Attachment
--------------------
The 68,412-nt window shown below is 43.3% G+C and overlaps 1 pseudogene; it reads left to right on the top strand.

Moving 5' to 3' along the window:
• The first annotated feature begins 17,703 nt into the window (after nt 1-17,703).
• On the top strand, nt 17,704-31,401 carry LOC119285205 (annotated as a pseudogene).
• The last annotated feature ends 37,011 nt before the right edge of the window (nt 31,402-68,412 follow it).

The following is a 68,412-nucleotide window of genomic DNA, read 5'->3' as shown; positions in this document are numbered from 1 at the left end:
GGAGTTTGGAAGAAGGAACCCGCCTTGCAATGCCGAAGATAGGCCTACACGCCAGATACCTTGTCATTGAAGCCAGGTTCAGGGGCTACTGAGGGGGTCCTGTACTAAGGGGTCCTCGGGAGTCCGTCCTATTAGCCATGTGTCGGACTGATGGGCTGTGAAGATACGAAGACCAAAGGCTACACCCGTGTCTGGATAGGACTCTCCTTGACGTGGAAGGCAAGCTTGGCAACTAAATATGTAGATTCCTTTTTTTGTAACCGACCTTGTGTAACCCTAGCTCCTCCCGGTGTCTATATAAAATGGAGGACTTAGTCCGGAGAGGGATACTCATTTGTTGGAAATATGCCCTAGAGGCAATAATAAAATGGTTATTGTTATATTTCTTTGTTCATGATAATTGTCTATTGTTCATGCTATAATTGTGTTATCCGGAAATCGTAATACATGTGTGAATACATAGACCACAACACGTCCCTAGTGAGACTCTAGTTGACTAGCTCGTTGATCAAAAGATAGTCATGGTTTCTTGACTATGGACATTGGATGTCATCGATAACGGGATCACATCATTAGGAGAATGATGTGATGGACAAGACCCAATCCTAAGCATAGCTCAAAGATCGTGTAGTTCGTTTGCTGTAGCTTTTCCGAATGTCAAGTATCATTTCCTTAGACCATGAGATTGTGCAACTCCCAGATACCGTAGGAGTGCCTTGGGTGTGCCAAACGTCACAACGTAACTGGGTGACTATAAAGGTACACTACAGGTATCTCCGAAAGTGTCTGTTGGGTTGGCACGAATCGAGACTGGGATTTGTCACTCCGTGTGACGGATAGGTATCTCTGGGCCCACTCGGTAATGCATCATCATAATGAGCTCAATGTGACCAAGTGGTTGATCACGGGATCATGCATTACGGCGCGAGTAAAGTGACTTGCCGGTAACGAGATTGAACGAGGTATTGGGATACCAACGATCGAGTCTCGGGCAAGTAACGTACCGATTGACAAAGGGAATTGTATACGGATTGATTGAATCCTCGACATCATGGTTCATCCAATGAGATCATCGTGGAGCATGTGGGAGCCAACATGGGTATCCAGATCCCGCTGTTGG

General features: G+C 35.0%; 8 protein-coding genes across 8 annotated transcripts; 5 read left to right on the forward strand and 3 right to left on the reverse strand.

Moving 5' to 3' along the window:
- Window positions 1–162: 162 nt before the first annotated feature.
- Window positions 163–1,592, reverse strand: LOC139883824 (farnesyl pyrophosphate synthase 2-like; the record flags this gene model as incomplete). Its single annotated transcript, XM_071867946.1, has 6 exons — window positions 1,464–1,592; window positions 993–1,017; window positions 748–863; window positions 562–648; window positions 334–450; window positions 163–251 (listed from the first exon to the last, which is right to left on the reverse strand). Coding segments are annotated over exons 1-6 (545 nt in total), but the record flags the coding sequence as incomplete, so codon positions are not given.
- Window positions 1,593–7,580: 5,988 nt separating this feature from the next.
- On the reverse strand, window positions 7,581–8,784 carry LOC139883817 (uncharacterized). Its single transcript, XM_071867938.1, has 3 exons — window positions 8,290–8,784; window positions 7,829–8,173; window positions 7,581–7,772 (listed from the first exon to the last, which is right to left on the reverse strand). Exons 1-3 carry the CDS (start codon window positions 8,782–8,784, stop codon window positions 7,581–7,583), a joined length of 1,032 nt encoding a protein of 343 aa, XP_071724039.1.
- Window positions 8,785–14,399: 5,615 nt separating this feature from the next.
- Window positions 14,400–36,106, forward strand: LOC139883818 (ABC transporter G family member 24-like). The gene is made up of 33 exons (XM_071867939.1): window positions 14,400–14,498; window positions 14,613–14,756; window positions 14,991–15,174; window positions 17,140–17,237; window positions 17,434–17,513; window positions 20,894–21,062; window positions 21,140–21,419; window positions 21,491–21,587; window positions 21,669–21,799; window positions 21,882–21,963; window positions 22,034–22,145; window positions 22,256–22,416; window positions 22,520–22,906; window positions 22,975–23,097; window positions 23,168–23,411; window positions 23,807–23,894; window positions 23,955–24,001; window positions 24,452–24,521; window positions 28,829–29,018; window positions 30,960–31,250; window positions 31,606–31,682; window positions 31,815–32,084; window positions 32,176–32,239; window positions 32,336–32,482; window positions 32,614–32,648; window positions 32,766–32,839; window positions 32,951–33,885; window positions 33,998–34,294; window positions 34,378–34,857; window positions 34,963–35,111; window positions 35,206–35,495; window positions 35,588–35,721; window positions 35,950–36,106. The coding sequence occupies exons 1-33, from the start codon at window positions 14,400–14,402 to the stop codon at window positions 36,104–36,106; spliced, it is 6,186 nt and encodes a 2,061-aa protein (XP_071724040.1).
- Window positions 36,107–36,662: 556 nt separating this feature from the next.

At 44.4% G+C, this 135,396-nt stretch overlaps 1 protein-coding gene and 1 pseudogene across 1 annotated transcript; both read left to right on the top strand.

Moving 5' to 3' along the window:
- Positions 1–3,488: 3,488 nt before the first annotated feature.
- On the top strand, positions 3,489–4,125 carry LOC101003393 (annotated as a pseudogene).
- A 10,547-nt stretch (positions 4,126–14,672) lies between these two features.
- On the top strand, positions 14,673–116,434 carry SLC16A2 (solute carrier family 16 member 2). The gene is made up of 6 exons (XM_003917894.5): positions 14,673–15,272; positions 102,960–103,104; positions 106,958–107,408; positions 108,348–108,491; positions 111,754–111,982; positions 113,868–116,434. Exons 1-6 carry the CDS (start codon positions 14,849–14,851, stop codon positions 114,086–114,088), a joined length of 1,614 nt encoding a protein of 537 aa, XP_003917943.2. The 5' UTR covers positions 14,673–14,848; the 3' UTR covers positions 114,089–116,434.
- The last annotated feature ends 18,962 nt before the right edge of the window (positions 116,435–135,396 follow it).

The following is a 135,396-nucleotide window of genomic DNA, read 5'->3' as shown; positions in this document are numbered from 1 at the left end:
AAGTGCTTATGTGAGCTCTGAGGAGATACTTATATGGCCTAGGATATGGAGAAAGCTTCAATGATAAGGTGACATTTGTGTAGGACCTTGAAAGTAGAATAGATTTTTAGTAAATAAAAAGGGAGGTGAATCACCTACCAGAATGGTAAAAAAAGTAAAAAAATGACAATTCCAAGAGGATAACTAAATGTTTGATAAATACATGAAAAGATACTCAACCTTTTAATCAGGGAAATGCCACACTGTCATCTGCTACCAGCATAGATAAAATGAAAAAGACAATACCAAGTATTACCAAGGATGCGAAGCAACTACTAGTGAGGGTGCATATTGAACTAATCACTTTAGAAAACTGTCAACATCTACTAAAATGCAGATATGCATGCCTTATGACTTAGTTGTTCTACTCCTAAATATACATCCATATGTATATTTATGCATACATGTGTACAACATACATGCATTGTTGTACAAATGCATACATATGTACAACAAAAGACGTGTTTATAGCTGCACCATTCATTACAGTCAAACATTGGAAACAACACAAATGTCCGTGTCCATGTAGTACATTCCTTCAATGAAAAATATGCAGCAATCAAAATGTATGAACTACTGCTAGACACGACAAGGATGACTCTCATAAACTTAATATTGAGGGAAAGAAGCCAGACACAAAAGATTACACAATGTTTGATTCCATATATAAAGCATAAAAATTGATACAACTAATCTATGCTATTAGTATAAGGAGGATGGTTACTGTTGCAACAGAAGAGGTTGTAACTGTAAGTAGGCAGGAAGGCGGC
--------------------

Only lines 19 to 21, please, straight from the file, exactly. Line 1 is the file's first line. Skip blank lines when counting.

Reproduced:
- Positions 1–3,488: 3,488 nt before the first annotated feature.
- On the top strand, positions 3,489–4,125 carry LOC101003393 (annotated as a pseudogene).
- A 10,547-nt stretch (positions 4,126–14,672) lies between these two features.